Another major retailer is going all in on beacons. Deep inside a series of announcements by Macy's yesterday about its omnichannel strategy is another major nod to beacons. Following beacon trials in New York and San Francisco, Macy's is expanding its beacon program to all stores nationwide, with the installation of more than 4,000 beacons in its stores.
The accuracy of location data has improved substantially recently with ads for mobile shopping now approaching location perfection. Those are among the latest finding in a quarterly location tracking benchmark study that analyzes how well targeted ads are at reaching consumers at the right place. This matters a lot for mobile commerce, since an ad targeted to a shopper's phone near a certain store may not matter much if the person is really nowhere near that store.
Beacons are going big. While many retailers, agencies and brands have been experimenting with beacons for many months, the growth of the small transmitting devices into the marketplace continues. It turns out that almost one in five mobile marketers already are using Apple's iBeacons, with that number projected to double to more than a third next year, based on a new study.
Mobile shopping may not have any great age barriers. It turns out that older shoppers are comfortable using their phones to shop, with a fourth (25%) of mobile shoppers in the U.S. being 55 or older, based on a new study.
Mobile payments are starting to get serious. Besides some larger iPhones and cool new watches, Apple's major foray into mobile payments yesterday will have the most significant impact on mobile commerce. This is not to say that the masses of consumers will quickly ditch their credit and debit cards and move to mobile payments just because it can be done with the new iPhone 6.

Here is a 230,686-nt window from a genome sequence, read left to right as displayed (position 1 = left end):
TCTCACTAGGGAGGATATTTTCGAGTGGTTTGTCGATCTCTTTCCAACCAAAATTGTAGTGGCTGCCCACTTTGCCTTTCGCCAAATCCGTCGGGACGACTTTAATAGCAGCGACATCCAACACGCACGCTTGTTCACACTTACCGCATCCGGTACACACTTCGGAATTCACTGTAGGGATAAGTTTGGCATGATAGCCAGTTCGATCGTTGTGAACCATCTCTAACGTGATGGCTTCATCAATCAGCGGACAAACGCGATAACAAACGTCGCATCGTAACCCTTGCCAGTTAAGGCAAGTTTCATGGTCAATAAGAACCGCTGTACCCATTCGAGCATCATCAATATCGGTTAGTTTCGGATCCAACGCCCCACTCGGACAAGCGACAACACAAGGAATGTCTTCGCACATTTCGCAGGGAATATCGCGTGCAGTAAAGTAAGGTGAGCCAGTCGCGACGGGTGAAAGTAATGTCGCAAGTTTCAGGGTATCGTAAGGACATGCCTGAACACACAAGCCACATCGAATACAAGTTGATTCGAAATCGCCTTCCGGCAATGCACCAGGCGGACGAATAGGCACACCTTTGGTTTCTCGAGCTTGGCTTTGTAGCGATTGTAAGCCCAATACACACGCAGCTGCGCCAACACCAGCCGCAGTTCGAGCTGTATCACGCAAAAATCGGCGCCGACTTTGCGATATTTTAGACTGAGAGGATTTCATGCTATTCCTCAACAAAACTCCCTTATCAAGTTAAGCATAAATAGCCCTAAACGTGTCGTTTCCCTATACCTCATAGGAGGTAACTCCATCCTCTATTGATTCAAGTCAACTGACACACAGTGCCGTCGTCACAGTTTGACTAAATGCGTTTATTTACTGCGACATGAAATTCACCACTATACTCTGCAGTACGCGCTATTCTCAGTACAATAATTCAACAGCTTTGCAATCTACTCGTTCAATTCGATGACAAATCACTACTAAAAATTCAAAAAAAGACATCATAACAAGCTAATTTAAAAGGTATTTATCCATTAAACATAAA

Mobile is finally beating the desktop for shopping at retailer websites. We've seen this coming for some time in a monthly mobile tracking study we've been following for some time. For the first time, more than half (51%) of visits to retailers' websites came from mobile devices, according to a new report.
Apple's latest announcements today could be a boon to mobile commerce. The company is noted for introducing technology that changes consumer behavior. ITunes music purchasing and passbook aggregation, such as of airline boarding passes, are a couple of examples.
More routine shopping activity is migrating to mobile. As consumers continuously shop throughout The Mobile Shopping Life Cycle, various actions that have been done one way for a long time are gradually being transformed and automated, thanks to mobile technology.
Mobile coupons are on the rise, which should come as no surprise. This is hardly to say paper coupons are dying, though the economics would imply they should be. A mailed coupon costs a brand or retailer 25 cents, a printed newspaper coupon costs about 5 cents and a coupon that a consumer prints at home costs a retailer pretty much nothing, based on a recent study by Juniper Research.
Maybe mobile payments aren't moving along as quickly as some might like, but at least some of the major players behind the scenes are active in creating new names for their ventures. A few weeks back, the leadership of Isis, the unfortunate initial name of the joint venture of the major phone carriers Verizon, AT&T and T-Mobile, announced it would change its name.